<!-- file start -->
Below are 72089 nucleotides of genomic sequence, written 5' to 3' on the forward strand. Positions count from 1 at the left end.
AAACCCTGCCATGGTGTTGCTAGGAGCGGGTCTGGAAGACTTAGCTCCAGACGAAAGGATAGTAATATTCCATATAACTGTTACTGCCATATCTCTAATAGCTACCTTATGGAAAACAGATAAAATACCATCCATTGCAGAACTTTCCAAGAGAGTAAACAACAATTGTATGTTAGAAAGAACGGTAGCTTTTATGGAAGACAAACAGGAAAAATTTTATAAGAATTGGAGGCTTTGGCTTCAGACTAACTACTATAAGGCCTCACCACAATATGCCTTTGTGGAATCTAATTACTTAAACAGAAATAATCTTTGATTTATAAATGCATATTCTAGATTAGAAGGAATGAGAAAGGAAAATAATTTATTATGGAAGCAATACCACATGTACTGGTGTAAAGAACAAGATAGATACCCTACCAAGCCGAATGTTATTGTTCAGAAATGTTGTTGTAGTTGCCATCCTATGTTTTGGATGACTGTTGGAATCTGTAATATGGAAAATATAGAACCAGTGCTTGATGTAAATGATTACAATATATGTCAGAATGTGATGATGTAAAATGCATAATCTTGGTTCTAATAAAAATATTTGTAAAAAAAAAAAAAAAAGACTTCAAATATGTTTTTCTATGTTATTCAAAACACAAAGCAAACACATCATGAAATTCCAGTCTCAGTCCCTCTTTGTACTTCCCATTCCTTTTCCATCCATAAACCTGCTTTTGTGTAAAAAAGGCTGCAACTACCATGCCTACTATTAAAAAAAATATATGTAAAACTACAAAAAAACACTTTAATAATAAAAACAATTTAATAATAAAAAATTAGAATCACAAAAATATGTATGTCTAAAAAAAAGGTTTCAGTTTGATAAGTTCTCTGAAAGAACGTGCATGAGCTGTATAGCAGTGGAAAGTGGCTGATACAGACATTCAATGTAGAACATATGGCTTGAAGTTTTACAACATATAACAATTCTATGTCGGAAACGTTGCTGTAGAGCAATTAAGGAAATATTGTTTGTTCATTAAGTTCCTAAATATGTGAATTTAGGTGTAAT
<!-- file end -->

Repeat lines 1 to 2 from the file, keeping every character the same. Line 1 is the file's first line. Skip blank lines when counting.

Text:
Below are 72089 nucleotides of genomic sequence, written 5' to 3' on the forward strand. Positions count from 1 at the left end.
AAACCCTGCCATGGTGTTGCTAGGAGCGGGTCTGGAAGACTTAGCTCCAGACGAAAGGATAGTAATATTCCATATAACTGTTACTGCCATATCTCTAATAGCTACCTTATGGAAAACAGATAAAATACCATCCATTGCAGAACTTTCCAAGAGAGTAAACAACAATTGTATGTTAGAAAGAACGGTAGCTTTTATGGAAGACAAACAGGAAAAATTTTATAAGAATTGGAGGCTTTGGCTTCAGACTAACTACTATAAGGCCTCACCACAATATGCCTTTGTGGAATCTAATTACTTAAACAGAAATAATCTTTGATTTATAAATGCATATTCTAGATTAGAAGGAATGAGAAAGGAAAATAATTTATTATGGAAGCAATACCACATGTACTGGTGTAAAGAACAAGATAGATACCCTACCAAGCCGAATGTTATTGTTCAGAAATGTTGTTGTAGTTGCCATCCTATGTTTTGGATGACTGTTGGAATCTGTAATATGGAAAATATAGAACCAGTGCTTGATGTAAATGATTACAATATATGTCAGAATGTGATGATGTAAAATGCATAATCTTGGTTCTAATAAAAATATTTGTAAAAAAAAAAAAAAAAGACTTCAAATATGTTTTTCTATGTTATTCAAAACACAAAGCAAACACATCATGAAATTCCAGTCTCAGTCCCTCTTTGTACTTCCCATTCCTTTTCCATCCATAAACCTGCTTTTGTGTAAAAAAGGCTGCAACTACCATGCCTACTATTAAAAAAAATATATGTAAAACTACAAAAAAACACTTTAATAATAAAAACAATTTAATAATAAAAAATTAGAATCACAAAAATATGTATGTCTAAAAAAAAGGTTTCAGTTTGATAAGTTCTCTGAAAGAACGTGCATGAGCTGTATAGCAGTGGAAAGTGGCTGATACAGACATTCAATGTAGAACATATGGCTTGAAGTTTTACAACATATAACAATTCTATGTCGGAAACGTTGCTGTAGAGCAATTAAGGAAATATTGTTTGTTCATTAAGTTCCTAAATATGTGAATTTAGGTGTAAT